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Noticing Nests

By Corinne H. Smith

“Mr. Stewart tells me that he has found a gray squirrel’s nest up the Assabet, in a maple tree. I resolve that I too will find it. I do not know within less than a quarter of a mile where to look, nor whether it is in a hollow tree, or in a nest of leaves. I examine the shore first and find where he landed. I then examine the maples in that neighborhood to see what one has been climbed. I soon find one the bark of which has been lately rubbed by the boots of a climber, and, looking up, see a nest. It was a large nest made of maple twigs, with a centre of leaves, lined with fiber, about twenty feet from the ground, against the leading stem of a large red maple. … There was quite a depth of loose sticks, maple twigs, piled on the top of the nest. No wonder that they become skillful climbers who are born high above the ground and begin their lives in a tree, having first of all to descend to reach the earth. They are cradled in a tree-top, in but a loose basket, in helpless infancy, and there slumber when their mother is away. No wonder that they are never made dizzy by high climbing, that were born in the top of a tree, and learn to cling fast to the tree before their eyes are open.” ~ Thoreau’s journal, April 22, 1860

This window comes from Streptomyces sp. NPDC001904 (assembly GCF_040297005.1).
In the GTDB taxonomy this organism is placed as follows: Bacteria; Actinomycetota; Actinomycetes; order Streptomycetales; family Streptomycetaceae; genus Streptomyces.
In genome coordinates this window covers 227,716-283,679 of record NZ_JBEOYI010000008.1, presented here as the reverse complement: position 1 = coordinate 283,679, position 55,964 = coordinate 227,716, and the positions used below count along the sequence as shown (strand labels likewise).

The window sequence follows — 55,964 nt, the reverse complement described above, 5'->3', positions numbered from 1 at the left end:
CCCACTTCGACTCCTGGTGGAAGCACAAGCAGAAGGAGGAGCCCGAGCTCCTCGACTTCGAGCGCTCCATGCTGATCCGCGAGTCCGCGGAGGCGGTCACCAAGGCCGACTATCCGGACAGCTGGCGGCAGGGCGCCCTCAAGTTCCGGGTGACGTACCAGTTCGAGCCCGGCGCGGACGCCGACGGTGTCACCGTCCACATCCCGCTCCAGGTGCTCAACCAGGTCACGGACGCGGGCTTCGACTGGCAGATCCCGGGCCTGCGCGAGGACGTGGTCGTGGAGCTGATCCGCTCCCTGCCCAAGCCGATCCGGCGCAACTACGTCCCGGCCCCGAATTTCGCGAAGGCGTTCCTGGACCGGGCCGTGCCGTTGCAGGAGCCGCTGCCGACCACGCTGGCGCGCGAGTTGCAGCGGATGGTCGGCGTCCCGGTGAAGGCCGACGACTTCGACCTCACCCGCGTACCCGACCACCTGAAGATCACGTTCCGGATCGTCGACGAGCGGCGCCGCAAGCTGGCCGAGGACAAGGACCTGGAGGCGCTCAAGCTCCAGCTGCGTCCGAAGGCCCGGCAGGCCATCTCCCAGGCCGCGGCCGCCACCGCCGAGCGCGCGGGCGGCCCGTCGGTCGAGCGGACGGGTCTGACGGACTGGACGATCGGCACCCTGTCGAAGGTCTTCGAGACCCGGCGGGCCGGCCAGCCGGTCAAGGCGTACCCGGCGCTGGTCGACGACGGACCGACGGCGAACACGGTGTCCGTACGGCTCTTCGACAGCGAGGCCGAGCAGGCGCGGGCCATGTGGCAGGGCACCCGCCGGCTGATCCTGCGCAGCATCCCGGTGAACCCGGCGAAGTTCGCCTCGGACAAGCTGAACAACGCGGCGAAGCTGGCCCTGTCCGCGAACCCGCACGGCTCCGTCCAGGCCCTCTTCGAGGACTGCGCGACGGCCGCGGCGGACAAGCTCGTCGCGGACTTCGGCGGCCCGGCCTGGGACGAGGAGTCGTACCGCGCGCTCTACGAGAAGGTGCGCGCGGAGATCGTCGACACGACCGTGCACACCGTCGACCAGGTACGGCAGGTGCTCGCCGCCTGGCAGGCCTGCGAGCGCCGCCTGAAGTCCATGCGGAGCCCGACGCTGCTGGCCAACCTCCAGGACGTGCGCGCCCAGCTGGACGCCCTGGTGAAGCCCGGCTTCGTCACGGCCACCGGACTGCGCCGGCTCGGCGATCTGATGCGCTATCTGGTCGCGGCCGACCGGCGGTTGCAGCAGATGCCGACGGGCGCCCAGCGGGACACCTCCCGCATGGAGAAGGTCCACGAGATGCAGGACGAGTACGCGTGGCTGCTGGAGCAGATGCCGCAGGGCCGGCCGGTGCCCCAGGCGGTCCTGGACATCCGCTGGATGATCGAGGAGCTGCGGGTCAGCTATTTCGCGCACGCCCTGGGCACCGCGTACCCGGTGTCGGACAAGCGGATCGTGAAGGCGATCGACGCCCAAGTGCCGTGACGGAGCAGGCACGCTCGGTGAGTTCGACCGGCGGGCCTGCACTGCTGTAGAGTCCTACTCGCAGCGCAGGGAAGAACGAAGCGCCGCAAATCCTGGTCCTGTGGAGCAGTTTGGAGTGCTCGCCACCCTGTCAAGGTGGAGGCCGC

Gosh, Henry. I guess early spring would be a decent time to search for nests, especially if you hope to find brand-new offspring. But I prefer mid-winter, when the nests are empty. In fact, I think this is one of the joys of the season. Right before our eyes, Nature has unveiled evidence of random spring and summer residences. Months ago everything was hidden by leaves and shrubbery. Now the curtain has been lifted and we can see back stage. The sight reminds me of a better known Thoreau quote: “The Universe is wider than our views of it.”

These days, I delight in walking and driving around the countryside. I scrutinize each lacy silhouette against the white winter sky, looking for a clump or knot. The first one I noticed was the robin’s nest in our front yard. It lay next to the utility lines, a few branches away from the place where they had built one the previous year. They may have even taken some of the material from the old nest to make the new. But how did it ever stay in place, wedged between only a few young cross shoots? Their engineering skills amaze me.